ASUU, NASU, SSANU Are Selfish, Mean – Education Minister

Minister of state for education, Chukwuemeka Nwajiuba

The Federal Government has accused the Academic Staff Union of Universities (ASUU), the Joint Action Committee of the Senior Staff Association of Nigerian Universities (SSANU), the Non-Academic Staff Union of Education, and Associated Institutions of selfishness over the ongoing strike.

Emeka Nwajiuba, the minister of state for education who stated this, added that there was no point in the unions disrupting academic activities and the lives of students because of money that they would eventually be paid.

VANTAGE NEWS reports that the university unions are currently on strike over unfulfilled promises made by the government and other sundry issues such as the refusal of ASUU to use the Integrated Personnel and Payroll Information System (IPPIS).

Recall that the Joint Action Committee of the Senior Staff Association of Nigerian Universities, the Non-Academic Staff Union of Education, and Associated Institutions embarked on a warning strike two weeks ago demanding payment of earned allowances and the usurpation of non-academic career positions by vice-chancellors of universities.

VANTAGE NEWS reports that the group had also extended its strike by another two weeks following the inability of the government to meet its demands within the two weeks warning strike.

The minister, in an interview with The Punch, stated that the workers were still receiving their salaries despite their refusal to call off the strikes.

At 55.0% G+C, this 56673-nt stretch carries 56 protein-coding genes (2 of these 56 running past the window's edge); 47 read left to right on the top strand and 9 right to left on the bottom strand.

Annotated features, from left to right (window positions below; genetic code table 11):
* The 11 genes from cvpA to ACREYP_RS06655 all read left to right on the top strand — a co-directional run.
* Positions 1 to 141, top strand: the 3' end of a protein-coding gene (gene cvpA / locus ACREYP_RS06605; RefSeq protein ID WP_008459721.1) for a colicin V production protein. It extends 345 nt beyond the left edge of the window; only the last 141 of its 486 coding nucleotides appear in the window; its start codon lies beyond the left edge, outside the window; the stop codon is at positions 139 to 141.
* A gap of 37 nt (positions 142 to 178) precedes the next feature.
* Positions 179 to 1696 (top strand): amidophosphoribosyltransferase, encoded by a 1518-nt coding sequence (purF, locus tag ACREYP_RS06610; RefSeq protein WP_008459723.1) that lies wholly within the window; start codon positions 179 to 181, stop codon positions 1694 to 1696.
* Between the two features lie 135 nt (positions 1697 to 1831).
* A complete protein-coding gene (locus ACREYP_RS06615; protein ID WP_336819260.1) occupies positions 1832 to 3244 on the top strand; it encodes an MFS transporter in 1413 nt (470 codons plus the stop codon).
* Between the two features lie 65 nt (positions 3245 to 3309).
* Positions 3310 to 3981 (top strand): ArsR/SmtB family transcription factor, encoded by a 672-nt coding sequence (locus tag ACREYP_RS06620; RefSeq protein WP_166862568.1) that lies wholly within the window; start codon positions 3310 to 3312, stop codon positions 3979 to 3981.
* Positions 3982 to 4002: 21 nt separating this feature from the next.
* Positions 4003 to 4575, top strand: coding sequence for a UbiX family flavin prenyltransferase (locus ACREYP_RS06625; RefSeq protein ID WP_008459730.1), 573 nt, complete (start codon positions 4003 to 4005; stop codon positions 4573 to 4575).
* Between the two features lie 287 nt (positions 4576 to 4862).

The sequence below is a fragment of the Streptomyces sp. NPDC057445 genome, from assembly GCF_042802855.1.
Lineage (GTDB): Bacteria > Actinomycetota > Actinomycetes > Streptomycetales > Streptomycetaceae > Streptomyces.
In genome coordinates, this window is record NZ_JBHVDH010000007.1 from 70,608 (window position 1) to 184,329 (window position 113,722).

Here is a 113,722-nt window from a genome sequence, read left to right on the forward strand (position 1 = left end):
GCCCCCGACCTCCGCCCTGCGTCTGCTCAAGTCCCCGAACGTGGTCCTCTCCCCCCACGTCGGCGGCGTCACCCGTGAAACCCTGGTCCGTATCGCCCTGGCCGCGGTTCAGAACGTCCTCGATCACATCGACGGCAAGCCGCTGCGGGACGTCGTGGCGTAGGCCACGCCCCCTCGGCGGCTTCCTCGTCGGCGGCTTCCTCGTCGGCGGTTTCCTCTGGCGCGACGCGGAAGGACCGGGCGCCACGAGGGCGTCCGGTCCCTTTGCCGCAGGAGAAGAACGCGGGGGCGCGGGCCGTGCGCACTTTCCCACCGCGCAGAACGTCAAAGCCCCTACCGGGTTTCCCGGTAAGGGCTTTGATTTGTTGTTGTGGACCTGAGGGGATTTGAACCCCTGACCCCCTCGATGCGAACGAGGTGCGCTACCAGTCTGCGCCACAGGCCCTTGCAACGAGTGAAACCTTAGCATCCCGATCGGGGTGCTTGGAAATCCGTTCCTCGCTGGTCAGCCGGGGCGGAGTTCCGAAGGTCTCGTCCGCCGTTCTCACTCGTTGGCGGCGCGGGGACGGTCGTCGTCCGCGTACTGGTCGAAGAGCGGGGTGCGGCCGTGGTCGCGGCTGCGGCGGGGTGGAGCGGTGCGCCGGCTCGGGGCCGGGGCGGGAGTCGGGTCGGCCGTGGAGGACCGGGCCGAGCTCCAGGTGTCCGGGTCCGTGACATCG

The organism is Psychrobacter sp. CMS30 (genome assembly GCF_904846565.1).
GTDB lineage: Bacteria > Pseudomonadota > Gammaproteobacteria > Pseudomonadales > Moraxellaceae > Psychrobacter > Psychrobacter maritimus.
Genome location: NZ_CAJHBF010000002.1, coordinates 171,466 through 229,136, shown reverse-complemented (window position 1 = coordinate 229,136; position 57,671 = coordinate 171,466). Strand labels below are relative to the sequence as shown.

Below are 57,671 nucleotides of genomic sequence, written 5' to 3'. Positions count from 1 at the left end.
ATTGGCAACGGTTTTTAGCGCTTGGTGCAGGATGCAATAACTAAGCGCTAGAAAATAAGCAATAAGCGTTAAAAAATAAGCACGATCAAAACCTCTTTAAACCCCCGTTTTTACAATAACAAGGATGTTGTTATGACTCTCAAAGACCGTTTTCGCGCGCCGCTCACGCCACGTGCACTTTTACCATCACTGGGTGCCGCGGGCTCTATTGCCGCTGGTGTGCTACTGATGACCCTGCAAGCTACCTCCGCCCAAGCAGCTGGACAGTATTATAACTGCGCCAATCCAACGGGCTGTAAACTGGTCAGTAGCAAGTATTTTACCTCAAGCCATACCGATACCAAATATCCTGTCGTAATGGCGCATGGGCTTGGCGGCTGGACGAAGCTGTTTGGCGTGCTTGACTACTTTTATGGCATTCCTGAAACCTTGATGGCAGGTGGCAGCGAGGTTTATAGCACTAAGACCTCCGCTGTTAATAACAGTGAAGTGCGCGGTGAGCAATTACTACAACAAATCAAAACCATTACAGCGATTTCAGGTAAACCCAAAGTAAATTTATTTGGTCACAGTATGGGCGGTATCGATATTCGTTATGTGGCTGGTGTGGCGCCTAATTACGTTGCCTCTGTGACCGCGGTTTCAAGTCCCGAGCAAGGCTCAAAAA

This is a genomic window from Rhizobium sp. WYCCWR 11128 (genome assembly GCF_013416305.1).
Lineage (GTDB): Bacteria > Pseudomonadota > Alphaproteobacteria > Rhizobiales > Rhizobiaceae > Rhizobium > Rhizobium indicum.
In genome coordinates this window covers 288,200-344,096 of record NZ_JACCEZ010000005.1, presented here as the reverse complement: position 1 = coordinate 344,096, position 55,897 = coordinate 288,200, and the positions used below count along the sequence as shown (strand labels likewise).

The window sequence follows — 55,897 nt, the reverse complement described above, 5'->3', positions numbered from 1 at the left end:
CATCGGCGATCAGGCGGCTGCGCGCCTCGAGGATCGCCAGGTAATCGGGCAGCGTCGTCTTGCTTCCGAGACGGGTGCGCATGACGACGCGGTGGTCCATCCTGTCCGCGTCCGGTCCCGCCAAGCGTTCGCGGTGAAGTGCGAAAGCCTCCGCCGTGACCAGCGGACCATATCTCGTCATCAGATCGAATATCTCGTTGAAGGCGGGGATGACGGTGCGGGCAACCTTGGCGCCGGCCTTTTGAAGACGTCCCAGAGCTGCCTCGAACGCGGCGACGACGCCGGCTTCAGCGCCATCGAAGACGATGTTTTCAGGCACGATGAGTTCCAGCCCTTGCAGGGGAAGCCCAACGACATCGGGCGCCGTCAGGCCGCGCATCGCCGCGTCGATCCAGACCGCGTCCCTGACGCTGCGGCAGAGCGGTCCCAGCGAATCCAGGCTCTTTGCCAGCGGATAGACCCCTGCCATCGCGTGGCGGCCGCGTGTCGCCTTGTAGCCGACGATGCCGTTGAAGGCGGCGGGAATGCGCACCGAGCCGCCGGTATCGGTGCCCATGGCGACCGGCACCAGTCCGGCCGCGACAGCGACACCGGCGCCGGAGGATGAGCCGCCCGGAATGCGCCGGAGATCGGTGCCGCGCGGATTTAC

Nwajiuba said it is selfish for the unions to cripple activities in the universities, saying they are not the only ones that have demands. He added that other unions such as the  Academic Staff Union of Polytechnics, and the Colleges of Education Academic Staff Union, unlike the university unions were considerate and patient with the government.

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Nwajiuba said, “The issue is not whether they are right or wrong. What we’ve consistently said is government and the people of Nigeria will continue to look into the matter because if you disrupt academic sessions because of one entitlement, you would eventually get the entitlement, but we would have lost the time our children would have used in learning. You are being mean. There is no point in disrupting everybody’s life because you have not got your money.”

“The 2.2 million children we have in tertiary institutions who are in the universities and other tertiary institutions, and the nearly 100,000 lecturers, that work with them are a very important segment of our workforce. But then, they are not the only people in Nigeria. There are unionists in so many different parts. All we manage to sell after banditry attacks is just less than 1,000 barrels of oil in a day. When the money comes in, it is that money we are going to use to pay the police, Man O’ War, and all the civil defence groups and other organisations in Nigeria. It is that same money we are going to use in paying secondary school teachers. To build infrastructure, the government just goes around begging China, begging this, begging that. But to pay salary, we have to sell this little crude oil in order to keep the lives of 200-so million lives running.”

“You can see what the Ministry of Finance is doing. It gave N50bn, N20bn. We don’t have N200bn in the coffers at a go. When the last President (Goodluck Jonathan) signed the agreement, he thought he might have the money. The government can’t be managed like that: The government will not be robbing Peter to pay Paul.”

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